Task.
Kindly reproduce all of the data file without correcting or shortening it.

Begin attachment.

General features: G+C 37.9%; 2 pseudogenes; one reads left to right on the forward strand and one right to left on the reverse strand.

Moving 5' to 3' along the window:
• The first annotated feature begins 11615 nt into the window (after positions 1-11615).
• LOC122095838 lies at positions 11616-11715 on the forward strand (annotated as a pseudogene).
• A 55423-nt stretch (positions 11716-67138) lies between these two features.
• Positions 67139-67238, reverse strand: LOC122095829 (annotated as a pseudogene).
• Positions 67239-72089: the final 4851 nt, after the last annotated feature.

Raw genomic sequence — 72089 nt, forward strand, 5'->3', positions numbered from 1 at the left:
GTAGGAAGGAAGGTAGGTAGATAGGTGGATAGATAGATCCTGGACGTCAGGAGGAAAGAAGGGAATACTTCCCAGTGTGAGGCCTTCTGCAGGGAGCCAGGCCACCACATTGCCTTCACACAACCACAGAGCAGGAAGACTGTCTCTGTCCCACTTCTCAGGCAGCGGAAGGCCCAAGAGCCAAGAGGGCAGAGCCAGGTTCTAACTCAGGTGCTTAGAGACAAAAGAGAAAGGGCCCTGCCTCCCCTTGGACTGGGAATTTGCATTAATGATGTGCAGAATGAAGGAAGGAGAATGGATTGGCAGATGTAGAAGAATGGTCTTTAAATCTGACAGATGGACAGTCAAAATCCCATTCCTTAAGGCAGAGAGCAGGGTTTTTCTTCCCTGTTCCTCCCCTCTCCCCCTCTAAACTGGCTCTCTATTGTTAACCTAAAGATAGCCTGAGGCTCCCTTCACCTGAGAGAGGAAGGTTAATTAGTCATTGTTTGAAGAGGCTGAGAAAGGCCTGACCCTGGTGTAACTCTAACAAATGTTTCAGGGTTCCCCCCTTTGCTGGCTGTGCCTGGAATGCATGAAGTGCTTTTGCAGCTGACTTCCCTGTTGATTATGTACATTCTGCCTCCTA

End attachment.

General features: G+C 37.9%; 2 pseudogenes; one reads left to right on the forward strand and one right to left on the reverse strand.

Moving 5' to 3' along the window:
• The first annotated feature begins 11615 nt into the window (after positions 1-11615).
• LOC122095838 lies at positions 11616-11715 on the forward strand (annotated as a pseudogene).
• A 55423-nt stretch (positions 11716-67138) lies between these two features.
• Positions 67139-67238, reverse strand: LOC122095829 (annotated as a pseudogene).
• Positions 67239-72089: the final 4851 nt, after the last annotated feature.

Raw genomic sequence — 72089 nt, forward strand, 5'->3', positions numbered from 1 at the left:
GTAGGAAGGAAGGTAGGTAGATAGGTGGATAGATAGATCCTGGACGTCAGGAGGAAAGAAGGGAATACTTCCCAGTGTGAGGCCTTCTGCAGGGAGCCAGGCCACCACATTGCCTTCACACAACCACAGAGCAGGAAGACTGTCTCTGTCCCACTTCTCAGGCAGCGGAAGGCCCAAGAGCCAAGAGGGCAGAGCCAGGTTCTAACTCAGGTGCTTAGAGACAAAAGAGAAAGGGCCCTGCCTCCCCTTGGACTGGGAATTTGCATTAATGATGTGCAGAATGAAGGAAGGAGAATGGATTGGCAGATGTAGAAGAATGGTCTTTAAATCTGACAGATGGACAGTCAAAATCCCATTCCTTAAGGCAGAGAGCAGGGTTTTTCTTCCCTGTTCCTCCCCTCTCCCCCTCTAAACTGGCTCTCTATTGTTAACCTAAAGATAGCCTGAGGCTCCCTTCACCTGAGAGAGGAAGGTTAATTAGTCATTGTTTGAAGAGGCTGAGAAAGGCCTGACCCTGGTGTAACTCTAACAAATGTTTCAGGGTTCCCCCCTTTGCTGGCTGTGCCTGGAATGCATGAAGTGCTTTTGCAGCTGACTTCCCTGTTGATTATGTACATTCTGCCTCCTA